July 28, 2015, Malnesbury, South Africa — The northern part of South Africa’s Western Province stretches into the Tankwa Karoo—literally, the “little Karoo,” a piece of a larger desert in the interior of South Africa and Namibia. The Karoo is different enough from surrounding habitats that it hosts a unique set of bird species, and Ethan and I allotted the whole day today to look for them.
Broad valleys are interspersed here with rocky mountain ranges and the landscape resembles parts of the North American Great Basin. Sagebrush-like plants recede into rimrock while the valleys are crisscrossed by long, straight dirt roads. It’s hot in summer, but this time of year there is a dusting of snow on the higher peaks and a sharp chill sets in after the sun goes down.
We had about a dozen birds to look for today, toughest among them the Burchell’s Courser, a type of strange, beautiful shorebird that prefers desolate gravel pans in the Karoo desert. Luckily we had a hot tip: Some birders from Texas stayed at our tent camp the previous night and left a handwritten GPS location in the “sightings” book where they had found a Burchell’s Courser just the day before. I punched the coordinates into an app on my phone and we used it to navigate to the spot.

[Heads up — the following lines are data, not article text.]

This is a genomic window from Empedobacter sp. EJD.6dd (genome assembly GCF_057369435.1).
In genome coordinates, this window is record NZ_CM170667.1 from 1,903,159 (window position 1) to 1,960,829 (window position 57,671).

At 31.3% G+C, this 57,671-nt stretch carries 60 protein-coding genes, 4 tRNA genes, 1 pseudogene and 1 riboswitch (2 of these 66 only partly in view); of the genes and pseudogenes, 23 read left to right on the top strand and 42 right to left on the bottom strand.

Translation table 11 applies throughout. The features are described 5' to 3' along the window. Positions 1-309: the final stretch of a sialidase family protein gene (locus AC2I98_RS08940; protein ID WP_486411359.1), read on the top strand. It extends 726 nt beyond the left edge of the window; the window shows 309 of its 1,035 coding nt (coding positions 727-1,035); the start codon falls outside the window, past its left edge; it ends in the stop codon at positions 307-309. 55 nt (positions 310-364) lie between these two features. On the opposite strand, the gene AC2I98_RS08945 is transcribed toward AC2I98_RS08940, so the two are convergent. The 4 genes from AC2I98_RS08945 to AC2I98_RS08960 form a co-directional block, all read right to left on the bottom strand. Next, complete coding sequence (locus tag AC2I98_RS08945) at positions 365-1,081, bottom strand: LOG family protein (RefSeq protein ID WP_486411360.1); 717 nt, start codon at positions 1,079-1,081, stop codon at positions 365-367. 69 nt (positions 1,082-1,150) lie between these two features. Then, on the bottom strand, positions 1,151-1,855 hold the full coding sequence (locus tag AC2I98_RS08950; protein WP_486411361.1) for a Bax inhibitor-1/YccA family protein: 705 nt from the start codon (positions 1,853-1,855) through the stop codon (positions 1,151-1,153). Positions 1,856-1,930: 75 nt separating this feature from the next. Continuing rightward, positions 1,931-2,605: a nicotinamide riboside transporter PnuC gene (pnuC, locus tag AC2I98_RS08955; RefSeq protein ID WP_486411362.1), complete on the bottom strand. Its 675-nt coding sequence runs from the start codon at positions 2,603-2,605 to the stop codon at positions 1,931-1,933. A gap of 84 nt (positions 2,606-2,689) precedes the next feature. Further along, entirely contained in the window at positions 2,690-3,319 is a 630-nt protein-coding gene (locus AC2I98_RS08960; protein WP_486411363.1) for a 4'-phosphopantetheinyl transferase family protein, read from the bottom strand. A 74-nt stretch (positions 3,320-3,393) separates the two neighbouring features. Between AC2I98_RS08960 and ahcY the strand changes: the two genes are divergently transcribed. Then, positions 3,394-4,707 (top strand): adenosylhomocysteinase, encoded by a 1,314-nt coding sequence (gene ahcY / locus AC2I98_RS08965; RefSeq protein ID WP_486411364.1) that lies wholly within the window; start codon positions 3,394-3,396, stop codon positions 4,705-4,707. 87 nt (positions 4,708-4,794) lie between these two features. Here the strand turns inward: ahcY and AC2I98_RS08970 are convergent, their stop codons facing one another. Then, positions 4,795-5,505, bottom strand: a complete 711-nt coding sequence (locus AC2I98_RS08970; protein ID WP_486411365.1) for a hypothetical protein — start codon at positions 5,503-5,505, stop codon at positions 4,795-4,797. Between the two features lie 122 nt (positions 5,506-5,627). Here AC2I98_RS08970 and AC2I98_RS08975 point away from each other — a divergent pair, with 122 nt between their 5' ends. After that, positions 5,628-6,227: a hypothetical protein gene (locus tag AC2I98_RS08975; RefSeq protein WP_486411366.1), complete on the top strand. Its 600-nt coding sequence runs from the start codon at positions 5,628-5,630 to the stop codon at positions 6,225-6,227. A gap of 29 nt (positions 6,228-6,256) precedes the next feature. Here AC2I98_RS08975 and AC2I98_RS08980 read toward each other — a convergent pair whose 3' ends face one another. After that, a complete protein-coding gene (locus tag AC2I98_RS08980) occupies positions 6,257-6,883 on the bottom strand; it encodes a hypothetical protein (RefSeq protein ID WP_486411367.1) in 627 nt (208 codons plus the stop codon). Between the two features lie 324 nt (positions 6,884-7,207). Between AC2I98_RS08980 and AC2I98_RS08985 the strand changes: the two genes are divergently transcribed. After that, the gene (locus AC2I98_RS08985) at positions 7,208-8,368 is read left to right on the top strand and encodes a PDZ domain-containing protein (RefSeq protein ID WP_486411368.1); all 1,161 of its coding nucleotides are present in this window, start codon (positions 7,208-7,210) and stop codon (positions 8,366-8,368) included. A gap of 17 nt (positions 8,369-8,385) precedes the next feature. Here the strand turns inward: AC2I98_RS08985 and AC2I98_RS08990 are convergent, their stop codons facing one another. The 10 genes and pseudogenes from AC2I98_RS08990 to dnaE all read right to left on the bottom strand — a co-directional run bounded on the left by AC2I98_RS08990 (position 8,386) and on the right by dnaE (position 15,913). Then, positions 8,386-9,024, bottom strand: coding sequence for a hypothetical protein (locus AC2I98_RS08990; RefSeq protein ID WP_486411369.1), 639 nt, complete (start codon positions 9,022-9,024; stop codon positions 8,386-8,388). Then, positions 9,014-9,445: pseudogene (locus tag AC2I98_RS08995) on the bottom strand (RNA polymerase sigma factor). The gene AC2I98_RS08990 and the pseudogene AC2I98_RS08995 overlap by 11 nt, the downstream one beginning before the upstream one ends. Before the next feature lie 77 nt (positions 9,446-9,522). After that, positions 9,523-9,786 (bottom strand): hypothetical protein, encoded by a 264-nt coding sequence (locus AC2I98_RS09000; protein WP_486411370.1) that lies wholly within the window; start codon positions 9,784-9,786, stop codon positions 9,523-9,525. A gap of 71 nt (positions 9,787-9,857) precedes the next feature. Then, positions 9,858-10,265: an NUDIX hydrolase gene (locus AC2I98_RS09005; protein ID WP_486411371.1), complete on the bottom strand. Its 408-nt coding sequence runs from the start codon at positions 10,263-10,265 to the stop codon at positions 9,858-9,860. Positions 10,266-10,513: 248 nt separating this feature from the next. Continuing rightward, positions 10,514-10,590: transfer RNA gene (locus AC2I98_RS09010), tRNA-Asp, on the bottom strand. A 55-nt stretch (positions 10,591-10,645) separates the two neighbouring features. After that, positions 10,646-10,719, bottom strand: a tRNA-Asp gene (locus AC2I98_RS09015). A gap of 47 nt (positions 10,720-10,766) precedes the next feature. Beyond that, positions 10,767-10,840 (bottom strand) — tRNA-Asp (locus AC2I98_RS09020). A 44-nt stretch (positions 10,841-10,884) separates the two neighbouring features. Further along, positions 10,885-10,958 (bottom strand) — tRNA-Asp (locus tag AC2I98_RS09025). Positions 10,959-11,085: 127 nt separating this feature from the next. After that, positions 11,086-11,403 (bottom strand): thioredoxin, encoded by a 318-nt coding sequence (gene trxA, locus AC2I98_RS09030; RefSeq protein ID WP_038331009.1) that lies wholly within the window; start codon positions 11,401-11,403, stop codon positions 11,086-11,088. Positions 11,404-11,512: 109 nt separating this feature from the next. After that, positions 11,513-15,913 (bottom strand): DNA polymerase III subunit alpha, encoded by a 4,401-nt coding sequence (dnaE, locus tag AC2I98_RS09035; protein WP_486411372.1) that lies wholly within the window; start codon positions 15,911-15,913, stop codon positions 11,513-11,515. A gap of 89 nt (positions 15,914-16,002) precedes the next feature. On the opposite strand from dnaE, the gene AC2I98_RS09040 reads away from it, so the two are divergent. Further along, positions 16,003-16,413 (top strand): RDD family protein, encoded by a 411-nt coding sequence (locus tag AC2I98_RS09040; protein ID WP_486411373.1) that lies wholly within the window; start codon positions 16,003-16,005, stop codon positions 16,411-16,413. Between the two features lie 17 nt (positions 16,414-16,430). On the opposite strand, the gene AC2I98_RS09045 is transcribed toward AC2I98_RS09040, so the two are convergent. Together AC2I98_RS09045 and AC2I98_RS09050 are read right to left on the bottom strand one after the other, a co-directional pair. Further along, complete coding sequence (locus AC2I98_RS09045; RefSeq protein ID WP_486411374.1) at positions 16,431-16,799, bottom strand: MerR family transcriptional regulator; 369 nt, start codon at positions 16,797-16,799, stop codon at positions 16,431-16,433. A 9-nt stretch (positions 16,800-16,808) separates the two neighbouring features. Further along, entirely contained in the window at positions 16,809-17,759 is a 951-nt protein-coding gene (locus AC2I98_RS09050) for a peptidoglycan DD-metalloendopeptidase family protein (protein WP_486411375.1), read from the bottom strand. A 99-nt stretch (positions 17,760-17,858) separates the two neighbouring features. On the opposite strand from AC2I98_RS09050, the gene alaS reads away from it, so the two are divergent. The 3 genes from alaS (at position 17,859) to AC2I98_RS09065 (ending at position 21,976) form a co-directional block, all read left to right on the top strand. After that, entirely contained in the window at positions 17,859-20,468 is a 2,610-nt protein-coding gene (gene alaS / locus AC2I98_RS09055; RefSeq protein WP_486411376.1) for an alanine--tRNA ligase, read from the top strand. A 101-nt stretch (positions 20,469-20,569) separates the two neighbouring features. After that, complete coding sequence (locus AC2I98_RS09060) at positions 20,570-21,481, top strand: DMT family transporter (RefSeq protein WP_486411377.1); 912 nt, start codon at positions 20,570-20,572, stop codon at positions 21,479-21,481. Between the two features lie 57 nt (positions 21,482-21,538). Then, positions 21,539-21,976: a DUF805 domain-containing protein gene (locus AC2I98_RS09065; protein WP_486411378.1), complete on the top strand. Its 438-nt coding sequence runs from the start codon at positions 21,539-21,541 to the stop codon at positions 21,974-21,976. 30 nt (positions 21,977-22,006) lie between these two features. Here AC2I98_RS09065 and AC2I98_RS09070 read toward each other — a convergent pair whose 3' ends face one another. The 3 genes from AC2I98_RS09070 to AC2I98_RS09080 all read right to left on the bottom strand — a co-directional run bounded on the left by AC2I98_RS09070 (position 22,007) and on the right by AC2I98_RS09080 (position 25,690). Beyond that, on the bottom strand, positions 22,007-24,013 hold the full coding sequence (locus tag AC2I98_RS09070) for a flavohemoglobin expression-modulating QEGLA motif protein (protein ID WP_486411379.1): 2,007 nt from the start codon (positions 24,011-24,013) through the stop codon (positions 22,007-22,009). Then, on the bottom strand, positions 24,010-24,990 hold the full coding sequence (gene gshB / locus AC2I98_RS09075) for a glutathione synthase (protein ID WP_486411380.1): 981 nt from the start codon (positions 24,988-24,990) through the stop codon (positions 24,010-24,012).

The point turned out to be about 600 feet off a remote gravel road, so Ethan and I parked and walked into the desert until the GPS app said we were standing on top of it. There wasn’t anything particularly special about the spot. Barren lands stretched in every direction, and Ethan and I started joking about the idea of a rare Burchell’s Courser sitting exactly on a GPS point we copied out of some visitor’s logbook. Did we really expect it to be waiting for us like a geocache?
Just then, we each heard a strange, single-syllable grating call and realized that the sound was floating down from above. Squinting into the sun, we picked out a funny-looking bird with white-tipped inner secondaries, dark outerwings, and a dark breast band high overhead—the Burchell’s Courser was flying over us! It kept moving and eventually disappeared toward the south while Ethan and I struggled to find suitable words for our disbelief. Whoever left those coordinates in the Sothemba Lodge sightings book yesterday, I owe you one.
New birds today: 12
Year list: 3748